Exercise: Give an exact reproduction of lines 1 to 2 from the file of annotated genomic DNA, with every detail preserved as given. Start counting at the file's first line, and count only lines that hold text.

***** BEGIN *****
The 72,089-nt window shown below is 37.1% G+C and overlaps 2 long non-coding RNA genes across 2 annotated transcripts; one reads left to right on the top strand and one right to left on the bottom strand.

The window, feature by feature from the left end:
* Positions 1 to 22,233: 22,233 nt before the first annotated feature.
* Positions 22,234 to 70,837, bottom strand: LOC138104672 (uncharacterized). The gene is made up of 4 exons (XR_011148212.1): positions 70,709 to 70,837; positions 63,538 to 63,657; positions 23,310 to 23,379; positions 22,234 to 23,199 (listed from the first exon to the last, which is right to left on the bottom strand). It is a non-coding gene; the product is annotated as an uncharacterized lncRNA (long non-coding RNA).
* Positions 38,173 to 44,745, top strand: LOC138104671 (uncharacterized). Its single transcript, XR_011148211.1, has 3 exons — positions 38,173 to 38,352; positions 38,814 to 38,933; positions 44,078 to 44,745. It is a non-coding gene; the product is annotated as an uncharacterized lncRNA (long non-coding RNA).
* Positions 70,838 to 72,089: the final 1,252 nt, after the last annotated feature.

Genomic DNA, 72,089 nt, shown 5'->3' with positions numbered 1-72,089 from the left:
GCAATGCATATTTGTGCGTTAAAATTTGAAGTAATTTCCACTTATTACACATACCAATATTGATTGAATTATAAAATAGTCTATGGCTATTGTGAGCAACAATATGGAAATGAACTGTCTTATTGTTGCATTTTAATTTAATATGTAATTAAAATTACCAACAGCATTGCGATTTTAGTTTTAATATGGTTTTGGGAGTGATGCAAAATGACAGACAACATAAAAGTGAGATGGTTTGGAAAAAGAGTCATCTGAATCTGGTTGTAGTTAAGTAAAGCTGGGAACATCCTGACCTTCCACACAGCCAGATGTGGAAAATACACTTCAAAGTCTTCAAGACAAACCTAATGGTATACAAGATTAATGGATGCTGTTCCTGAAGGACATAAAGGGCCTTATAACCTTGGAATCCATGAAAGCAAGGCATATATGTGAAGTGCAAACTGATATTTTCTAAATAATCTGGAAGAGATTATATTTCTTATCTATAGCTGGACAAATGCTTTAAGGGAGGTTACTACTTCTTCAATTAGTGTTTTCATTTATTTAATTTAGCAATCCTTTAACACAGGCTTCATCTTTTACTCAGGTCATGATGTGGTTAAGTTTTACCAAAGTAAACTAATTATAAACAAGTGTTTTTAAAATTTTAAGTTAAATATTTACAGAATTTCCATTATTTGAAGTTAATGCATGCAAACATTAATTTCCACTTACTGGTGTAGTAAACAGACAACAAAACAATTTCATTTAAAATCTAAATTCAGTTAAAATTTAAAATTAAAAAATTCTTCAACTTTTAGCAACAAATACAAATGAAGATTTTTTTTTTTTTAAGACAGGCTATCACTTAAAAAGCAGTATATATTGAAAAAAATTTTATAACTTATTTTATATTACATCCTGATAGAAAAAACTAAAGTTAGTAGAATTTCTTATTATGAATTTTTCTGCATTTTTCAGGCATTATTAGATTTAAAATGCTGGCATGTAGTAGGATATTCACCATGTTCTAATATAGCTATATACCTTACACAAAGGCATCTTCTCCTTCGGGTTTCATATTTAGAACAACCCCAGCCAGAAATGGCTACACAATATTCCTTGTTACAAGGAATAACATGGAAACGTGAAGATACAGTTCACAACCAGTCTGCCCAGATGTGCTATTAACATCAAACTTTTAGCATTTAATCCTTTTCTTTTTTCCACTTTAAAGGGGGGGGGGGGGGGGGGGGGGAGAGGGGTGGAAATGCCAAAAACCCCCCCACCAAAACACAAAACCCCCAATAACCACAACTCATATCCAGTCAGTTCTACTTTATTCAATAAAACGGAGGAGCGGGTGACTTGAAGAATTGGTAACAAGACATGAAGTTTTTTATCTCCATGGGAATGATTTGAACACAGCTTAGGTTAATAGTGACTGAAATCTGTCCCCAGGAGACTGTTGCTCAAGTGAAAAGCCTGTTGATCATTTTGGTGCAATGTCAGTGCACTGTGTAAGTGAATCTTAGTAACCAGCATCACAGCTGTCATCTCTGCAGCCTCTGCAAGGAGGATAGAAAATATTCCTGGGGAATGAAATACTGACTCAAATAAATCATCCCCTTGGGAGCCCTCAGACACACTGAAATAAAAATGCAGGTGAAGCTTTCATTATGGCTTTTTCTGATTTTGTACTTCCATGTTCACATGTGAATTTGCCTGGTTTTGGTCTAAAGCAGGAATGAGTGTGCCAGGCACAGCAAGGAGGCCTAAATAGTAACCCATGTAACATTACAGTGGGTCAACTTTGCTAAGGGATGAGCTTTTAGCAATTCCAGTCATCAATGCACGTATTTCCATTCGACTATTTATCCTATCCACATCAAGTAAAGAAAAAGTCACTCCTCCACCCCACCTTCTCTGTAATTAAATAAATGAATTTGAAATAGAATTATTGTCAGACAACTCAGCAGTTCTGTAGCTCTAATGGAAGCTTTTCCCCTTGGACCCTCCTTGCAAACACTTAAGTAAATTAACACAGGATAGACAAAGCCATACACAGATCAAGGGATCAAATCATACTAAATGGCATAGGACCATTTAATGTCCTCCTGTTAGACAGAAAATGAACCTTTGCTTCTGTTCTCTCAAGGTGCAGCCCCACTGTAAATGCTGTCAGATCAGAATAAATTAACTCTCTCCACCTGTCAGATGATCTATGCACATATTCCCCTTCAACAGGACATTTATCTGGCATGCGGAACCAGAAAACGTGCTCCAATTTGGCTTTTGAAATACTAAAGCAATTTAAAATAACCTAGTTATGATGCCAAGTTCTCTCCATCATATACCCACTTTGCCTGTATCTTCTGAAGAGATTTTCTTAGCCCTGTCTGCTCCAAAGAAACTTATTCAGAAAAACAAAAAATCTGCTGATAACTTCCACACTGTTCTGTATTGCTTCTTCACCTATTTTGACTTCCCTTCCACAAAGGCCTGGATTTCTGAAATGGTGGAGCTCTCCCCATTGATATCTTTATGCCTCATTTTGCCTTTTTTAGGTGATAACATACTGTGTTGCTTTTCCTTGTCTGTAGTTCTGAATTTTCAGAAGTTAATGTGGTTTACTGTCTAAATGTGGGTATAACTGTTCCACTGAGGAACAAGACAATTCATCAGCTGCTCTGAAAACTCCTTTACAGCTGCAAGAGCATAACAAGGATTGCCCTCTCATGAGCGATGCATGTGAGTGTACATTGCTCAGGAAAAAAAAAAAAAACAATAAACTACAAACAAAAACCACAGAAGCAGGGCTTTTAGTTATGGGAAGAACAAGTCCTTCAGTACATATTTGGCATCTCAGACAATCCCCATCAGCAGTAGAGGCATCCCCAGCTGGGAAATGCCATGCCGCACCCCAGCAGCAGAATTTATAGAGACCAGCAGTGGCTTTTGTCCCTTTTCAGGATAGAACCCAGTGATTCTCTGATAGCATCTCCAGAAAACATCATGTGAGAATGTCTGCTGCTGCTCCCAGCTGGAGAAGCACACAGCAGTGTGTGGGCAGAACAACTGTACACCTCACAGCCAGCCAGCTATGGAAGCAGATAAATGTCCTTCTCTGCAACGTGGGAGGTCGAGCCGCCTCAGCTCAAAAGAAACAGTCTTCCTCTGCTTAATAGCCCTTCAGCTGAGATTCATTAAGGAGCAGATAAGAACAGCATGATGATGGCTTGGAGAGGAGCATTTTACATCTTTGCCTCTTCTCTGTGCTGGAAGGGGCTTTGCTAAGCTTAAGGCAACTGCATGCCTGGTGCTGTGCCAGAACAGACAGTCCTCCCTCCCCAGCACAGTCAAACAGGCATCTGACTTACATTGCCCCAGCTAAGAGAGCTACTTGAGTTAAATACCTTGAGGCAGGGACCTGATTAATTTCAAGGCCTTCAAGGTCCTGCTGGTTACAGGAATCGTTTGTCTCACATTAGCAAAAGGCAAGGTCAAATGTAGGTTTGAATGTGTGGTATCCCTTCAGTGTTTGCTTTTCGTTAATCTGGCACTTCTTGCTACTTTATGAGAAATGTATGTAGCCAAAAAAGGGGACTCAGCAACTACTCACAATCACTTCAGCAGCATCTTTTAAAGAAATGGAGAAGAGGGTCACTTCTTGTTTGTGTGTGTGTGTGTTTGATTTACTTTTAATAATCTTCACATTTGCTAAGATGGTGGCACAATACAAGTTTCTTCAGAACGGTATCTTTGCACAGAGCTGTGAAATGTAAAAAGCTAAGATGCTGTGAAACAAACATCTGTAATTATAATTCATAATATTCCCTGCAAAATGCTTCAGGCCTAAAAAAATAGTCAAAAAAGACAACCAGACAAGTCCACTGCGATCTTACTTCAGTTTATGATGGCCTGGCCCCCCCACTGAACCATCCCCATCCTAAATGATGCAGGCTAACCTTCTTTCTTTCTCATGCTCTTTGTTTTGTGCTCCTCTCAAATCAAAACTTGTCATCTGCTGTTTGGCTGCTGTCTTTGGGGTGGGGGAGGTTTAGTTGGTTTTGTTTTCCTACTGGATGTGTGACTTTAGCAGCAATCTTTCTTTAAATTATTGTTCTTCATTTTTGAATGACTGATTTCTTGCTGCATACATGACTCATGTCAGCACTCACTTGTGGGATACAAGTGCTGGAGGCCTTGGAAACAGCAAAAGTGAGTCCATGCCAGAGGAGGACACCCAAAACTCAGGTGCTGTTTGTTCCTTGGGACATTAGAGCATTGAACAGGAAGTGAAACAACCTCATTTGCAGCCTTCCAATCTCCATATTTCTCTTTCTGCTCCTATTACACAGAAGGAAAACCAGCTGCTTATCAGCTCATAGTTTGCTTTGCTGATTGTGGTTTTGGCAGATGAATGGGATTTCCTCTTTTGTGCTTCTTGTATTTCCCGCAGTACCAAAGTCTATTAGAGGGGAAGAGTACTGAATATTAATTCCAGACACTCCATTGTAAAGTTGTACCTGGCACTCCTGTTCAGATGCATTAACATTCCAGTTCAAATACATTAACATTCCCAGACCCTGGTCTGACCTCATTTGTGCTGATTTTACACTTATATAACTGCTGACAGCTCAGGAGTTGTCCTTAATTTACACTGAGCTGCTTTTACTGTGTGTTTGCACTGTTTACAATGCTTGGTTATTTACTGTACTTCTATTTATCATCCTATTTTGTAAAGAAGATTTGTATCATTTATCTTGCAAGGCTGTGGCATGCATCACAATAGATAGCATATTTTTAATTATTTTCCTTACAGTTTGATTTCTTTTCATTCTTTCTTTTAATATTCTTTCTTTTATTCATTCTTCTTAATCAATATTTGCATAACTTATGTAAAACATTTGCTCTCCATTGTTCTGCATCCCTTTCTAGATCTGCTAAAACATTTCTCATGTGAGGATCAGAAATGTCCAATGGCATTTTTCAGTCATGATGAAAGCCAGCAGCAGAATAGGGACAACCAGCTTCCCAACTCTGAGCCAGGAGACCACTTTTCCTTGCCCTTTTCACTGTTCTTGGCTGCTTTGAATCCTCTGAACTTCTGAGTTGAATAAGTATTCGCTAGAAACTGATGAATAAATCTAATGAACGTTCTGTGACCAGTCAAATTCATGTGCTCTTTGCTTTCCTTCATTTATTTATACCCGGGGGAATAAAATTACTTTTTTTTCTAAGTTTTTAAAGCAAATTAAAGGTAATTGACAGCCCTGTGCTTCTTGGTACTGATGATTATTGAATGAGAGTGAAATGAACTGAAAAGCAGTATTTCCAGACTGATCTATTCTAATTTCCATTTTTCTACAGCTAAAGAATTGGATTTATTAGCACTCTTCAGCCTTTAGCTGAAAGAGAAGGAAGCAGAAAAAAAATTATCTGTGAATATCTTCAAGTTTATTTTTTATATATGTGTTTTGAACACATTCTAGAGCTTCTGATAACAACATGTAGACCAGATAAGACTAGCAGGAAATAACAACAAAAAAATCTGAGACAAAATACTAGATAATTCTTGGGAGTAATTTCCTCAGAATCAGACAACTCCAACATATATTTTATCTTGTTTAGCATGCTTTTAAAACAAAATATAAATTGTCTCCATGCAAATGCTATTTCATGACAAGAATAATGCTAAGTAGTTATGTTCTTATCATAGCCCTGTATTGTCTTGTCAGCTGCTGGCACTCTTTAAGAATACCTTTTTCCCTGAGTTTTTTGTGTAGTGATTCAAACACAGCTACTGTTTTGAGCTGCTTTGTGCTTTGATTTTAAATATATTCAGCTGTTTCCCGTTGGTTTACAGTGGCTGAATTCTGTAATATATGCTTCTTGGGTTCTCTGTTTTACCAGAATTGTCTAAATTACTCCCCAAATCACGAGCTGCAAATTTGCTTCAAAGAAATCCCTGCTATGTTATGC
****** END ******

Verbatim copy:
The 72,089-nt window shown below is 37.1% G+C and overlaps 2 long non-coding RNA genes across 2 annotated transcripts; one reads left to right on the top strand and one right to left on the bottom strand.

The window, feature by feature from the left end: